Example 2

Roughened Cladding Via Sandblasting As Illustrated in FIGS. 13A and 13B

A fluorinated ethylene propylene polymer was extruded and expanded to form a fluoropolymer tubing such as is available from, e.g., Zeus Industrial Products, Inc. (Raritan, N.J.). The tubing was approximately 0.76 meters (30 in.) long and had a 12 mm interior diameter. The tubing had an outer jacket of polyethylene with an inner diameter of approximately 13.5 mm.

A sandblaster was provided with a hand-held nozzle (Model 190, Binks Manufacturing Co., Franklin Park, Ill.) which tapered from a 38 mm to 12 mm outer diameter at the tip where the abrasive particles were expelled through a 9.5 mm diameter orifice. A pressure regulator was provided to allow operation at pressures ranging from about 70 to about 630 kPa (10 to 90 psi). Because of its outer diameter, the nozzle could not be inserted into the tubing. The abrasive particles were 100 to 200 μm diameter glass beads.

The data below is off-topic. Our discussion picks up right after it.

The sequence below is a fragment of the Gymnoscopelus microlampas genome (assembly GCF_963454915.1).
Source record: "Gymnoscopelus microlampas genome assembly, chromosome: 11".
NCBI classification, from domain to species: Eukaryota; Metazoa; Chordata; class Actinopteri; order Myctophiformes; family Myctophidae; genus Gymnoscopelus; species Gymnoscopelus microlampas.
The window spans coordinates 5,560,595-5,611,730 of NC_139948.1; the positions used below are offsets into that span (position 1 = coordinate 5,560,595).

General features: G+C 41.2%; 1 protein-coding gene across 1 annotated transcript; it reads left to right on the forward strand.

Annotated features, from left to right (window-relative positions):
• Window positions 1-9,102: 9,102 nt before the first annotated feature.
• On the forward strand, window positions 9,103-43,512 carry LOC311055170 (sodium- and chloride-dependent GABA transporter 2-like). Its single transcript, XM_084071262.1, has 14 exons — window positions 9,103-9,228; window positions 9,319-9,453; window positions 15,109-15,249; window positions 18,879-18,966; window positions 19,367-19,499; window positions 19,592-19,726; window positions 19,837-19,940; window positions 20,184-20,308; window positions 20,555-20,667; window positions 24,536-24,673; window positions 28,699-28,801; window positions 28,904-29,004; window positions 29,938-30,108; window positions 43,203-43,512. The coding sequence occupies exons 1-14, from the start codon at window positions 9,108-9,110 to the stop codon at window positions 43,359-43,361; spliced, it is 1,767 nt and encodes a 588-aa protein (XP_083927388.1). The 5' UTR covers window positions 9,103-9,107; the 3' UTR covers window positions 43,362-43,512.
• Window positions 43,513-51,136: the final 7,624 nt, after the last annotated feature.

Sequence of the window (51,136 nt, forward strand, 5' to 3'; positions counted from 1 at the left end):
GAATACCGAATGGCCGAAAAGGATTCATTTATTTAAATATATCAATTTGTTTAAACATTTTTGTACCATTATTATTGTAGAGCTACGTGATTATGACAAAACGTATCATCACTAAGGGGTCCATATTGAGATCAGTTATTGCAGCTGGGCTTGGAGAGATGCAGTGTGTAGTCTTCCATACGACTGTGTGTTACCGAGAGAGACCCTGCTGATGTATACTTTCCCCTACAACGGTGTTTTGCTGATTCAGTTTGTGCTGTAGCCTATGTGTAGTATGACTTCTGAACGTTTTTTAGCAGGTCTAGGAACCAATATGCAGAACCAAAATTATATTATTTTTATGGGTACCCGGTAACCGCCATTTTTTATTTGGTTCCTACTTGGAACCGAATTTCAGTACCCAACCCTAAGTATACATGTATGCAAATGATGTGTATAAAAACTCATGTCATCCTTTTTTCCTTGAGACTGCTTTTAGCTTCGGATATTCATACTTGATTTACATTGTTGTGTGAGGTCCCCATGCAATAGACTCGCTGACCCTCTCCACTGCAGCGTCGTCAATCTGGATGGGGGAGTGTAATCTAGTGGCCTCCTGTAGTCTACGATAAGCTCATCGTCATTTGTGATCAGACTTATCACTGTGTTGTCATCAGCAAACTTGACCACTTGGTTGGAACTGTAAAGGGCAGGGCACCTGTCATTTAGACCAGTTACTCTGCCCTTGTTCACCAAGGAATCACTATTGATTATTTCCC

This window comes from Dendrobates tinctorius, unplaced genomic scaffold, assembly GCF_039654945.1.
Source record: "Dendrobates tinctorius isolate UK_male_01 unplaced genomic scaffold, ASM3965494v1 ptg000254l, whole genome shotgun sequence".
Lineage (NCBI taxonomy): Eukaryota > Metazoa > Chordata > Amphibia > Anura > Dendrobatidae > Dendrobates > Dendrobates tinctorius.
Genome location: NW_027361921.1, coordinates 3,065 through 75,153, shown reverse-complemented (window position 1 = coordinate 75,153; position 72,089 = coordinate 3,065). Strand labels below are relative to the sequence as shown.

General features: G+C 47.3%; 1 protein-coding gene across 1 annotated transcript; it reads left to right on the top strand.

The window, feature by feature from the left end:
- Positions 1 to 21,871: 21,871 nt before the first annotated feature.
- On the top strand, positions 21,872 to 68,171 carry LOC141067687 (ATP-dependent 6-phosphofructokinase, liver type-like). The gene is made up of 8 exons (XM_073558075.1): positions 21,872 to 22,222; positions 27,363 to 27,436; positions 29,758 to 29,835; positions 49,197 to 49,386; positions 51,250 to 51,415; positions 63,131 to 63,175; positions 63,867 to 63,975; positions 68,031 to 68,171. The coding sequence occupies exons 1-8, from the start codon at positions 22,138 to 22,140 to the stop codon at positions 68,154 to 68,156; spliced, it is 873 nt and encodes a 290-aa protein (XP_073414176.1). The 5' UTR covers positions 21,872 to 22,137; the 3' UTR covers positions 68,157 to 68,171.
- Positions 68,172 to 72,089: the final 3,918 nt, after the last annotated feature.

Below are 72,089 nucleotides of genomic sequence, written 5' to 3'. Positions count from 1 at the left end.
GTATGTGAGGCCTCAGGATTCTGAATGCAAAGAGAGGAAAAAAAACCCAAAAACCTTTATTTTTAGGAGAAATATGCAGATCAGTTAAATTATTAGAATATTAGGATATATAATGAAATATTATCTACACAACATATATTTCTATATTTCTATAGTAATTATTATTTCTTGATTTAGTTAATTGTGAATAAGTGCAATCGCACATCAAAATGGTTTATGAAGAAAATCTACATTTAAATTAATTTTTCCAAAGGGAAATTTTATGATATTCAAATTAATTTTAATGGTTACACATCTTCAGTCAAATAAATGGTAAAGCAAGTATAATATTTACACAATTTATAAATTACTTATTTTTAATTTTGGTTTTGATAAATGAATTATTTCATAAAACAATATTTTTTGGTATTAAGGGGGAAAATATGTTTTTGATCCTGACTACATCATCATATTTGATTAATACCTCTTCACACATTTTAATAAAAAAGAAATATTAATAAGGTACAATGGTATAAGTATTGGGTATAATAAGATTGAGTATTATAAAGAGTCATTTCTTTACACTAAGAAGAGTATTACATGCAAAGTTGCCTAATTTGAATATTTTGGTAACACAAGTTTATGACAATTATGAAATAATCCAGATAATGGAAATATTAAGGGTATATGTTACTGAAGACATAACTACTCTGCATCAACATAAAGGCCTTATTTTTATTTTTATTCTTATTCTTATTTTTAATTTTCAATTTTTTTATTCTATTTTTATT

A second piece of tubing was slit longitudinally with a razor blade and then manually compressed to a maximum outer diameter of about 6 mm. This second piece of tubing was inserted into the first tubing so that only about 100 mm of the inner surface of the first tubing was exposed. The inner surface of the first tubing was blasted for 30 seconds at about 200 kPa (30 psi) with the nozzle of the sandblaster being held at the exposed end of the first tubing.